Lt. Edward Wheeler had one chance to save the driver in front of him who had whipped around a lowered train crossing arm, then froze on the tracks as the train approached — he followed her there.
Pulling up behind her vehicle, Wheeler flashed his lights and blared his horn. The driver moved.
"Ten seconds of her moving, the train blew through," said Wheeler, an officer with the East Baton Rouge Parish Sheriff's Office.
The driver was safe, and so was Wheeler, but that seems to be an after-thought for the lieutenant.
"The good Lord puts you in the right place at the right time," Wheeler said.
For his actions that day at the intersection of Airline Highway and South Choctaw Avenue Drive, Wheeler was honored Thursday night with the Sheriff's Office Lifesaving Award, along with 10 other officers, at the annual Sheriff's Office awards ceremony that honored top officers in numerous categories.
Wheeler, who's been in law enforcement for 30 years and with the East Baton Rouge Sheriff's Office for 12 of those years, also received a Distinguished Service Award, along with fellow officer Sgt. Kevin Johnson, for a law enforcement encounter that justified the use of deadly force but ended peacefully.
Between them, the two officers were able to distract, then, using a stun gun, disarm a man advancing on them with a 3½ foot-long saber, telling the officers he was on a heroin "ride" and was going to kill them both.
"We were able to safely disarm him," said Wheeler, who is a uniform patrol supervisor at the Sheriff's Office Central substation — a role for which he was also recognized Thursday night.
Named Uniform Patrol Supervisor of the Year, Wheeler said, "I think it's very important to have a really good attitude every day when you come to work and have a positive attitude toward the public."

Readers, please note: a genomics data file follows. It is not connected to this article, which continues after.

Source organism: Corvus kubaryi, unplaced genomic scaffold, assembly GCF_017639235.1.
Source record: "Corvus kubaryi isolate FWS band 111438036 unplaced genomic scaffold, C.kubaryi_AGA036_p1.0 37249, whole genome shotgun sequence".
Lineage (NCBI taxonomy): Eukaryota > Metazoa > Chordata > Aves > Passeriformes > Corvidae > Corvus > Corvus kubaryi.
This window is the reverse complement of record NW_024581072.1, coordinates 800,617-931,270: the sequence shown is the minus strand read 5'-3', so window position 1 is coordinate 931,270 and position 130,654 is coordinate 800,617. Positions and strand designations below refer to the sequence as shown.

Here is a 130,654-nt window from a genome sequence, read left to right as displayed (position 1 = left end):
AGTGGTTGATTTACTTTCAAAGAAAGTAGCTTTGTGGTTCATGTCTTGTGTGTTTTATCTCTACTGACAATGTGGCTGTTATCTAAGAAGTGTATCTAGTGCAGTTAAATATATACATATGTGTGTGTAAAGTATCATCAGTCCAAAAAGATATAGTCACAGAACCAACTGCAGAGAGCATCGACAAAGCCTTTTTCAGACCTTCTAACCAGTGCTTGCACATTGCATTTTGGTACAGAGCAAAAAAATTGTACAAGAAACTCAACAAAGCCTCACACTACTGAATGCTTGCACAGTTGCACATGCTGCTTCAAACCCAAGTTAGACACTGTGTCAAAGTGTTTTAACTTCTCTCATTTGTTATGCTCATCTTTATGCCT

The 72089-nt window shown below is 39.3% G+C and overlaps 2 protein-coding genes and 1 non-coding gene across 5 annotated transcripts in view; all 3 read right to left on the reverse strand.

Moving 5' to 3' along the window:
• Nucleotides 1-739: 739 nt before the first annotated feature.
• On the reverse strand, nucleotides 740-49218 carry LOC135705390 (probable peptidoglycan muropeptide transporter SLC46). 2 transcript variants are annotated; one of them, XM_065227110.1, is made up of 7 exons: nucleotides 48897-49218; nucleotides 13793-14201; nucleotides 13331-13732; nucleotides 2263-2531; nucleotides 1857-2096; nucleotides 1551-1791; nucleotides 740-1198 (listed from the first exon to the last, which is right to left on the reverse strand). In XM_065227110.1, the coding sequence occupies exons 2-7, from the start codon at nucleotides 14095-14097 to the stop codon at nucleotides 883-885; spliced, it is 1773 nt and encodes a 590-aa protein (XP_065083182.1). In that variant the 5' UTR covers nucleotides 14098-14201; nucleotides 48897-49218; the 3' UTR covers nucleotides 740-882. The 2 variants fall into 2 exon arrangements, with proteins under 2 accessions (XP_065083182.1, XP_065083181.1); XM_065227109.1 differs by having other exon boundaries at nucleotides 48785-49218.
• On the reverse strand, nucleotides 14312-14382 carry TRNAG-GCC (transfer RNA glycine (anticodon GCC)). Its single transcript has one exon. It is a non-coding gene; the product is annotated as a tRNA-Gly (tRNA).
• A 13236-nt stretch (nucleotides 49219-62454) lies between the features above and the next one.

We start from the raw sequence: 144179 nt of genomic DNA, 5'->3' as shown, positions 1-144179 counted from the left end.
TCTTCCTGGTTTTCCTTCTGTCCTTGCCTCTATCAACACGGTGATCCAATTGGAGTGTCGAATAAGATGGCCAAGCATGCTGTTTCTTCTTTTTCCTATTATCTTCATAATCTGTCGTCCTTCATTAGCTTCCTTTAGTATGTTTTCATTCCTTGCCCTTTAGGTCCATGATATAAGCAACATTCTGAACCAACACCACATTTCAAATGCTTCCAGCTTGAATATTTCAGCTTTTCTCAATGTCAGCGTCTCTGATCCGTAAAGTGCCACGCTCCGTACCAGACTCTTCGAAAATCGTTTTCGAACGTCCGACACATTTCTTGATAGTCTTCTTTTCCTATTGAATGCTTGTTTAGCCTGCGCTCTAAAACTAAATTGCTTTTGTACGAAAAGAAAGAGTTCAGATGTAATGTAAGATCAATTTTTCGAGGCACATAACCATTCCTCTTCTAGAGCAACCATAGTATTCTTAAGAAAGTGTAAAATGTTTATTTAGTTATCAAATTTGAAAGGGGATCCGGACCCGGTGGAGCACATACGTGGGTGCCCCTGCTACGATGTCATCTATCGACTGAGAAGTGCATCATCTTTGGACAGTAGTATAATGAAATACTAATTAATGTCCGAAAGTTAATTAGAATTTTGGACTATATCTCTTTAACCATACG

"Leadership starts at the top and it goes all the way down," he said.
The awards ceremony was established 10 years ago by Sheriff Sid Gautreaux.
"I think it's so important that you know your service is appreciated," Gautreaux told the officers and their family and friends at the event held at Healing Place Church on Highland Road.
"Thank you, thank you for what you do, because it's important," he said.
In addition to Lt. Wheeler, other officers recognized were:
- Deputy Kyle Toups, Uniform Patrol Deputy of the Year
- Cpl. Perry Frith, Detective Deputy of the Year
- Lt. Shawn Lewis Colbert, Detective Supervisor of the Year
- Deputy Yoni Canales, Community Oriented Policing Deputy of the Year
- Sgt. Leroy Griffin, Community Oriented Policing Supervisor of the Year
- Deputy Keola Turner, Communications Deputy of the Year
- Deputy John Dunlap, Corrections Deputy of the Year
- Lt. James Sandridge, Corrections Supervisor of the Year
- Deputy Steve Jones, Civil Division Employee of the Year
- Bridgette Fresina, Administrative/Support Employee of the Year
- Deputy Anthony Lim and Deputy Frank Zapata, Reserve Deputies of the Year
- Joan Edwards, School Crossing Guard of the Year
Also receiving Lifesaving Awards, in addition to Wheeler, were: Deputy Trevor Dismukes, Deputy James Hammett, Lt. Glen LeBlanc, Sgt. Edward Nicholson, Cpl. James Harbin, Cpl. Brandon Gilmore, Sgt. Steven Jones, Cpl. William Head, Deputy Brady Davis and Deputy Devon Johnson.
Sheriff Gautreaux established a new award this year, the Above and Beyond Award, with the inaugural presentation going to Deputy Stephanie Hicks, who works with the East Baton Rouge Truancy and Assessment Service Center.
In Memoriam awards were presented to the families of the Deputy John DePedro Jr., who died on April 19 in an off-duty motorcycle crash, and Lt. Steven Whitstine, who died on May 30 of heart failure while traveling to work with his new K9 partner, who was unharmed.